PCTC went to the “man who wrote the book” on PAH forensics, Paul Boehm, and asked him to apply forensic methods to the question of whether RTS are a significant source of PAHs in sediments.
In the September 2010 issue of Stormwater magazine, Boehm and his team published their first evaluation. In Figure 2 of their article (Boehm and others, 2010), refined tar-based sealant clearly appears to have a distinct PAH fingerprint that is not uniquely reflected in PAH analysis of a variety of environmental samples with the possible exception of sediments in the immediate vicinity of sealcoated lots. The article concludes:
“PAHs are ubiquitous and have multiple sources in urban environments. As a result, PAHs are common constituents in stormwater and in urban sediments. While the atmospheric deposition of combustion products is typically the most significant pathway that introduces PAHs to urban sediments, a number of other point and nonpoint sources also contribute… While pavement seal-coating can introduce PAHs into runoff and have measurable localized contributions, the available literature suggests that other sources, especially combustion sources, represent the vast majority of PAH inputs to urban sediments.”
Boehm and his team are conducting a more in-depth forensic analysis of PAHs in sediments, which will be one of the topics at the free seminar C-21, “Sealcoating: Regulatory Challenges and Industry Initiatives” at National Pavement Expo February 4 in Nashville. Preliminary results were presented at the annual meeting of the Society for Environmental Toxicology and Chemistry in November 2010, with the conclusion that PAHs in sediment samples collected throughout the country were more similar to PAHs typically found in atmospheric particles than in PAHs in samples associated with refined tar-based sealant. They concluded that sealants are not a primary source of PAHs in urban sediments.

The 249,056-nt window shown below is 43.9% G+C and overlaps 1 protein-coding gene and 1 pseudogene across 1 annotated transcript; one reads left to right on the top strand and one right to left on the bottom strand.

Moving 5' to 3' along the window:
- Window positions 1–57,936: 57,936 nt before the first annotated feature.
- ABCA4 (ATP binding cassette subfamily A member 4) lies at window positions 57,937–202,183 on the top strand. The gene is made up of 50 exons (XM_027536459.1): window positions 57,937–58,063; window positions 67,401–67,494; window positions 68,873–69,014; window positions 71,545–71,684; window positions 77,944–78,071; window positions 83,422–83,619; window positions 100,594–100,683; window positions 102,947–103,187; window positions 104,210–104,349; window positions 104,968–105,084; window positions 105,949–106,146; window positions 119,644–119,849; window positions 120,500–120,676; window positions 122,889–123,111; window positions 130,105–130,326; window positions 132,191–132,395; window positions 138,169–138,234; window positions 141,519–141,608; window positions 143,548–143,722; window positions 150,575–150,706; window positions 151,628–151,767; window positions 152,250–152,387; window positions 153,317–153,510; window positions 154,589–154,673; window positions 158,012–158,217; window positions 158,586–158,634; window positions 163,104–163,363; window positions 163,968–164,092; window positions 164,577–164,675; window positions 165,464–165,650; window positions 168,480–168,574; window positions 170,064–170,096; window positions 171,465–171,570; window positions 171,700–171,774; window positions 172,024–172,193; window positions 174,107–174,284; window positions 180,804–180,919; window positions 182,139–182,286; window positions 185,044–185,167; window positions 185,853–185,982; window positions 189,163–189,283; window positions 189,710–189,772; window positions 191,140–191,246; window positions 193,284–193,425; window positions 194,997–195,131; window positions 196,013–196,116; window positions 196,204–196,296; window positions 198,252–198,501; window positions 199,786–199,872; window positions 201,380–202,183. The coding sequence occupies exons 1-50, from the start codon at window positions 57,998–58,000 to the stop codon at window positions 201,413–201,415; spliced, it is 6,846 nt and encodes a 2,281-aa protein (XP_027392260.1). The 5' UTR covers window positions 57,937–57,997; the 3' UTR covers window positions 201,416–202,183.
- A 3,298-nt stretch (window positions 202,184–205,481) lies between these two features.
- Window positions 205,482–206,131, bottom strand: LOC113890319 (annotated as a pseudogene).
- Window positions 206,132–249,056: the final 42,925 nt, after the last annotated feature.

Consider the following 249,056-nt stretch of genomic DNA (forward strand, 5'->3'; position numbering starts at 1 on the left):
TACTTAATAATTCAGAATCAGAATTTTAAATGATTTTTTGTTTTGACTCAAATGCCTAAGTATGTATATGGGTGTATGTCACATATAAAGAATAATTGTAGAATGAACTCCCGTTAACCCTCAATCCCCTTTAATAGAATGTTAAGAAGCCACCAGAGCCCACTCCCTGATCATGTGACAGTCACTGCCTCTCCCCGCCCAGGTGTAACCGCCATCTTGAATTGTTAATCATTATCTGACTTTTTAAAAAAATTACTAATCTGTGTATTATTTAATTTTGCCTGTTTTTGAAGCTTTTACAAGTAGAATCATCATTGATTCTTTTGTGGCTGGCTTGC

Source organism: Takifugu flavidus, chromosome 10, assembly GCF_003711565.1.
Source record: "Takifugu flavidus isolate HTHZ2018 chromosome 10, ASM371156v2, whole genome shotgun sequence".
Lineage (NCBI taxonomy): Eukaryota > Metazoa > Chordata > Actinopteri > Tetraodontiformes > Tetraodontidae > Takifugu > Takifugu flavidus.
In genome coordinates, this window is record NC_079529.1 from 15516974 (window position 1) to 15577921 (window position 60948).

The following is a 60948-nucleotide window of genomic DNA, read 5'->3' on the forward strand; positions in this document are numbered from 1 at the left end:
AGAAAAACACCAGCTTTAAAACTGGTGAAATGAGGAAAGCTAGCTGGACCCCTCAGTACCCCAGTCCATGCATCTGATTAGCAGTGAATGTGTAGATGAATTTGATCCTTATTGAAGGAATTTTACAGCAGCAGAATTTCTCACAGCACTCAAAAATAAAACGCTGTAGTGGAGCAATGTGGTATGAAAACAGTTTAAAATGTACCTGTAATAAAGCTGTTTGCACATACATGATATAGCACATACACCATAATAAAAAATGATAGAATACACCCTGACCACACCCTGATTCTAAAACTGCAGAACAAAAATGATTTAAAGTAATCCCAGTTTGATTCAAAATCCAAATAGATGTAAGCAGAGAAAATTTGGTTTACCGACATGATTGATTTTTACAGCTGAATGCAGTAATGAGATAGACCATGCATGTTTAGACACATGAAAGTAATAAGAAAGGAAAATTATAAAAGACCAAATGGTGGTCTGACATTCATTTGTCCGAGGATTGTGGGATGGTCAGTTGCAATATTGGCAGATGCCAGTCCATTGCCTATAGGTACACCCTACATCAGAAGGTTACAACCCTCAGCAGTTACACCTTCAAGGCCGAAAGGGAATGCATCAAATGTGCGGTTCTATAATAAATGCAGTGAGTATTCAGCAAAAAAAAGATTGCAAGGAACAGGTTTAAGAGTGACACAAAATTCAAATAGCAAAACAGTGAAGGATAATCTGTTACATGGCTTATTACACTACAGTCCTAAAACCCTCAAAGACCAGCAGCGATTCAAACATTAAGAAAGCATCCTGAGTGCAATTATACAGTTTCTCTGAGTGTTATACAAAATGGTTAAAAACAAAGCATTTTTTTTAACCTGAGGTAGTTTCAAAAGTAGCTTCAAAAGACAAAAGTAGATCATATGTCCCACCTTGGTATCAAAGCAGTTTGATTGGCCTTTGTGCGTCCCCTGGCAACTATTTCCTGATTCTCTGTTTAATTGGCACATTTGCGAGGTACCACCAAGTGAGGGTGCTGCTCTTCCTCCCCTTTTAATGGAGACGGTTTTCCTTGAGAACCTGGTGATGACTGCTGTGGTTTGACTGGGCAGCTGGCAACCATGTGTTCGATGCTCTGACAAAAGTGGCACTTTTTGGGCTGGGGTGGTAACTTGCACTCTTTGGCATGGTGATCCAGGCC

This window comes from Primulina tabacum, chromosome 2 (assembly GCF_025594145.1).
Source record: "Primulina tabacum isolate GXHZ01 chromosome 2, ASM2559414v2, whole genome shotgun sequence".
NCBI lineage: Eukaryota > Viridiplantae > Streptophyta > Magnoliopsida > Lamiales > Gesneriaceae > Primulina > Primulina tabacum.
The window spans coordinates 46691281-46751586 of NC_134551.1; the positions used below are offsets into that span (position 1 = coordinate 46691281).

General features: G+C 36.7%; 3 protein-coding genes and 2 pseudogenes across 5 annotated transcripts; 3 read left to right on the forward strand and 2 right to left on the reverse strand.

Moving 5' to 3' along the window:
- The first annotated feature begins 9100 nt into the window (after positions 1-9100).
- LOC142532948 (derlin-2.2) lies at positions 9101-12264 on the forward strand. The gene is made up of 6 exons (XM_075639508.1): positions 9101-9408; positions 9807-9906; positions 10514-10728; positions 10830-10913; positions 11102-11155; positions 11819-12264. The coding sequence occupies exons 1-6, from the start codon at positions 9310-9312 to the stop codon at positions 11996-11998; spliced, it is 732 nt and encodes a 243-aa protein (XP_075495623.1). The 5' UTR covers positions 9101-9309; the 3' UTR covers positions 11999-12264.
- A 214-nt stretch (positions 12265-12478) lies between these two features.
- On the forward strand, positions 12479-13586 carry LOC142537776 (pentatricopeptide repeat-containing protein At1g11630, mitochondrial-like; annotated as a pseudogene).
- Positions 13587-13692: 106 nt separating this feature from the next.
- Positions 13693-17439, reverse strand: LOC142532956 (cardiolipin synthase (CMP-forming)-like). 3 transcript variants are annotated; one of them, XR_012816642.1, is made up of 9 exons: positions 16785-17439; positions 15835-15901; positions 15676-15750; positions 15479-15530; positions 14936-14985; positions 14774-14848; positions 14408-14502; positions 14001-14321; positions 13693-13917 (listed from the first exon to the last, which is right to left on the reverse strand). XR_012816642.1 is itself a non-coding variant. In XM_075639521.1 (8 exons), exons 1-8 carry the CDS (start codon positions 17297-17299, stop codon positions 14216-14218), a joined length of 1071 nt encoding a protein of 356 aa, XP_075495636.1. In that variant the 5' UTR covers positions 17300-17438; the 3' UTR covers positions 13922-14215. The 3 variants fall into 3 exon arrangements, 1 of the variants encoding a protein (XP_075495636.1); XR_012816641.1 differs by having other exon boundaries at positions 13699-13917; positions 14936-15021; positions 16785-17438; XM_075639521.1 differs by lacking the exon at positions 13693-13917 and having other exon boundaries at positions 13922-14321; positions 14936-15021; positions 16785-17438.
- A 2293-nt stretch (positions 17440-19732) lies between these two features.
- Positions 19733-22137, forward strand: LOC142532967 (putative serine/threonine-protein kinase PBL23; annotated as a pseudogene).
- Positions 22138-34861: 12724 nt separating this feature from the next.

Given the results of studies sponsored by PCTC, it’s reasonable to ask how it is that some scientists continue to claim that PAHs in sediments throughout the United States have their origin in application of refined tar-based sealant to parking lots and driveways. PCTC believes that by basing all later calculations on the flawed conclusions first presented in the incomplete 2005 study in Austin, those scientists have constructed a theory with the shakiest of foundation.
In the most recent publications, those scientists attribute volumes of PAHs to refined tar-based sealant that are supported by no facts or figures. Those imaginary volumes are then fed into a mass balance model (previously only used to model atmospheric effects) to come up with equally imaginary “percentages” of refined tar-based sealant -source PAHs in sediments. There’s an old saying about mathematical models: “Garbage in – garbage out.”
Anne LeHuray is executive director of Pavement Coatings Technology Council, 2308 Mount Vernon Avenue, Suite 134 Alexandria, Virginia 22301. She can be reached at www.pavementcouncil.org.